D Inc. was distributor of E Inc.’s networking devices. After D Inc. allegedly used E Inc.’s trade secrets and conspired with others to design and manufacture competing product it shipped to customers ordering E Inc.’s products, E Inc. brought action against D Inc. and obtained interlocutory injunction freezing D Inc.’s assets and prohibiting D Inc. from using E Inc.’s intellectual property. D Inc. left jurisdiction without complying. After E Inc. obtained order prohibiting D Inc. from carrying on business on Internet, non-party, G Inc., de-indexed D Inc.’s Canadian websites. D Inc. moved content to new pages so customers could access websites through G Inc.’s non-Canadian URLs. E Inc. obtained interim injunction from BC Supreme Court (BCSC) compelling G Inc. to globally de-index D Inc.’s websites. BCSC held that injunction with worldwide effect was only way to protect E Inc. from irreparable harm. BC Court of Appeal (BCCA) dismissed G Inc.’s appeal, finding injunction did not violate principles of comity, that there was sufficient basis to uphold finding that G Inc. did business in BC and that BCSC had in personam jurisdiction over G Inc., that BCSC had inherent jurisdiction to grant injunction with extra-territorial effect against non-party resident in foreign jurisdiction, and that injunction was only practical way to prevent D Inc. from flouting court’s orders. BCCA found that underlying action met Supreme Court of Canada’s RJR-MacDonald test for interlocutory injunction. G Inc. appealed. Appeal dismissed. Court with in personam jurisdiction could grant injunction enjoining that person’s conduct anywhere in world where it was necessary to ensure injunction’s effectiveness. Internet had no borders: its natural habitat was global. Only way to ensure interlocutory injunction attained its objective was to have it apply where G Inc. operated: globally. Injunction restricted to Canada or G Inc.ca would not prevent irreparable harm. Order only required G Inc. to make changes where search engine was controlled, something G Inc. did with ease, so there was no harm to G Inc. on “inconvenience” scale arising from global reach of order. It remained open to G Inc. to have order varied or vacated but G Inc. had not done so.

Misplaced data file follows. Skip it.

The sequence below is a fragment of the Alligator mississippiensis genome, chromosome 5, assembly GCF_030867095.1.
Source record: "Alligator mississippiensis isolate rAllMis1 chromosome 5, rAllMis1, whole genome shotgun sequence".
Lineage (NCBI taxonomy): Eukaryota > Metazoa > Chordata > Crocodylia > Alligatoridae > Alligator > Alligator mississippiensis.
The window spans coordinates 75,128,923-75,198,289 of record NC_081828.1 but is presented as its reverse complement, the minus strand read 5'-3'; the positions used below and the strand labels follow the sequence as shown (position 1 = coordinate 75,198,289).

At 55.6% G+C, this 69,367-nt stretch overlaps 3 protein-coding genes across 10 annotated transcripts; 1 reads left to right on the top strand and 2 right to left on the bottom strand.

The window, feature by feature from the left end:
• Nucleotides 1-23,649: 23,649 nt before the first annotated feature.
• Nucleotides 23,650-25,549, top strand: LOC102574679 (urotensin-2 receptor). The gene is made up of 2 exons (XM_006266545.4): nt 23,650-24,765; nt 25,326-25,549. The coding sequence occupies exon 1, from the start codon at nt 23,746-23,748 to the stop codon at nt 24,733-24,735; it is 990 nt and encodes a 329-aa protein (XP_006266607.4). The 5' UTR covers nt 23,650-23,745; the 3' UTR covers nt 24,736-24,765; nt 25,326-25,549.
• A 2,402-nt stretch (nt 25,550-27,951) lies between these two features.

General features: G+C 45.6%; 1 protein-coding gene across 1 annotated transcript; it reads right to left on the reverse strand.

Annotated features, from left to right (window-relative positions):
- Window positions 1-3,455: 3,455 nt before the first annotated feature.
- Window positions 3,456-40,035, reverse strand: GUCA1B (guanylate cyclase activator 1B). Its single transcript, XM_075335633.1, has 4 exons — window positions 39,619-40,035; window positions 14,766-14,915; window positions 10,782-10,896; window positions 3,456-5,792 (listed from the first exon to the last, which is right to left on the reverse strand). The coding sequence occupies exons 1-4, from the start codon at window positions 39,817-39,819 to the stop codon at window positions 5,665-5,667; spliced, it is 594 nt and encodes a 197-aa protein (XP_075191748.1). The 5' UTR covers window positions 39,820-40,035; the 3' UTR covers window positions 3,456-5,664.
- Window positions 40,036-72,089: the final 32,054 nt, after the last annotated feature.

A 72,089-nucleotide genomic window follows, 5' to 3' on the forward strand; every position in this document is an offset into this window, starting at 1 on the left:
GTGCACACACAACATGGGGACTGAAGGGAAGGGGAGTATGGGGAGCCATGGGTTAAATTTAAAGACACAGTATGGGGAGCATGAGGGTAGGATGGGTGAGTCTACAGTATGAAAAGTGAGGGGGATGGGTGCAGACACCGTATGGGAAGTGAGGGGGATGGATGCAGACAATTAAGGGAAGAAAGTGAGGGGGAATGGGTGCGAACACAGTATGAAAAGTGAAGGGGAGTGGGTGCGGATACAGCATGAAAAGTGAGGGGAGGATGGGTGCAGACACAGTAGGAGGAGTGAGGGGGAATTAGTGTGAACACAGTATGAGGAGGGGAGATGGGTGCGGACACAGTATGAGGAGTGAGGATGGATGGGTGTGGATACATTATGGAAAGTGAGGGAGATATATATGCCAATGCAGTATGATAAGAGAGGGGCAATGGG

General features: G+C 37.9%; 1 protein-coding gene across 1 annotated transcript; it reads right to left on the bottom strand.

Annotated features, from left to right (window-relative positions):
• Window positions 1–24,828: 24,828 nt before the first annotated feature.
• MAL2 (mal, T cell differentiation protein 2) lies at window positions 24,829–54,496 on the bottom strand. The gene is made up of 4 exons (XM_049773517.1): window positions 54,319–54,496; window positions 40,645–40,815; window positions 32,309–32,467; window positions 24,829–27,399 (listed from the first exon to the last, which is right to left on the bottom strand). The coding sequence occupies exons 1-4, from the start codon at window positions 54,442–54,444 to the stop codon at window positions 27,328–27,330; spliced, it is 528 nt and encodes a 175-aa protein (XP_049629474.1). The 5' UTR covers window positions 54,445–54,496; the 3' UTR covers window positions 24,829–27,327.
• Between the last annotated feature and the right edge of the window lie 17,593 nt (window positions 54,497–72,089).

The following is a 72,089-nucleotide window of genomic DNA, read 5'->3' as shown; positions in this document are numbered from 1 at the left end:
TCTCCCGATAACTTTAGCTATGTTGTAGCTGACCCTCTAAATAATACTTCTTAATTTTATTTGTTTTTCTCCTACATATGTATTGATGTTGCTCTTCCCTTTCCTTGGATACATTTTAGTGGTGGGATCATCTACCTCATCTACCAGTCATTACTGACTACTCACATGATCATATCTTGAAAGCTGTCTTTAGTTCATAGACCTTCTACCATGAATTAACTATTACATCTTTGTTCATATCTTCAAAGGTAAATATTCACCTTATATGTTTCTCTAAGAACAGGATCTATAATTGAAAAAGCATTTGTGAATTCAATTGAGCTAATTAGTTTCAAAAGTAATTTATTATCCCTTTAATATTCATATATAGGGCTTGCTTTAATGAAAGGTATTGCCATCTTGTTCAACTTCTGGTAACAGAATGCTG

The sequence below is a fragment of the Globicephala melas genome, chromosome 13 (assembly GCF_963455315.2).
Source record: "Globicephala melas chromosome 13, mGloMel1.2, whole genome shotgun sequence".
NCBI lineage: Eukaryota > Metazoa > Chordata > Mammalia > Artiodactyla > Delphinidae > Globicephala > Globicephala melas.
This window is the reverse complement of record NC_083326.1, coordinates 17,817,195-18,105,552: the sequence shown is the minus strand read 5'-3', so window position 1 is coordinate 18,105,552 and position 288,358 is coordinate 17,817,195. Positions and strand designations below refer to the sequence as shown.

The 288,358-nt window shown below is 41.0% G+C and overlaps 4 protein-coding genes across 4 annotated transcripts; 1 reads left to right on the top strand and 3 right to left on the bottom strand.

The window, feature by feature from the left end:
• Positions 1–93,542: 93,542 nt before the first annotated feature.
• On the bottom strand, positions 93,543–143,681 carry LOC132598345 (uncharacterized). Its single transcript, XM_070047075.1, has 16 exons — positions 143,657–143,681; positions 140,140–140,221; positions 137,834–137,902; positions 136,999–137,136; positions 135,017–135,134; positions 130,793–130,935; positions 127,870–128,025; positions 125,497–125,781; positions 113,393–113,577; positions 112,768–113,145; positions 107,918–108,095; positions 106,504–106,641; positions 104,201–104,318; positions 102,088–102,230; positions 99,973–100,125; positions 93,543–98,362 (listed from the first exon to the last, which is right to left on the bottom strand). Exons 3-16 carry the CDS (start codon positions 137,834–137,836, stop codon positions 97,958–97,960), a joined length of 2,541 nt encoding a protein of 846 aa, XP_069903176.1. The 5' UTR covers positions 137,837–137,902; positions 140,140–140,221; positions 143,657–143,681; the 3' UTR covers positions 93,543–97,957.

Google Inc. v. Equustek Solutions Inc. (2017), 2017 CarswellBC 1727, 2017 CarswellBC 1728, 2017 SCC 34, 2017 CSC 34, McLachlin C.J.C., Abella J., Moldaver J., Karakatsanis J., Wagner J., Gascon J., Côté J., Brown J., and Rowe J. (S.C.C.); affirmed (2015), 2015 CarswellBC 1590, 2015 BCCA 265, Frankel J.A., Groberman J.A., and Harris J.A. (B.C. C.A.).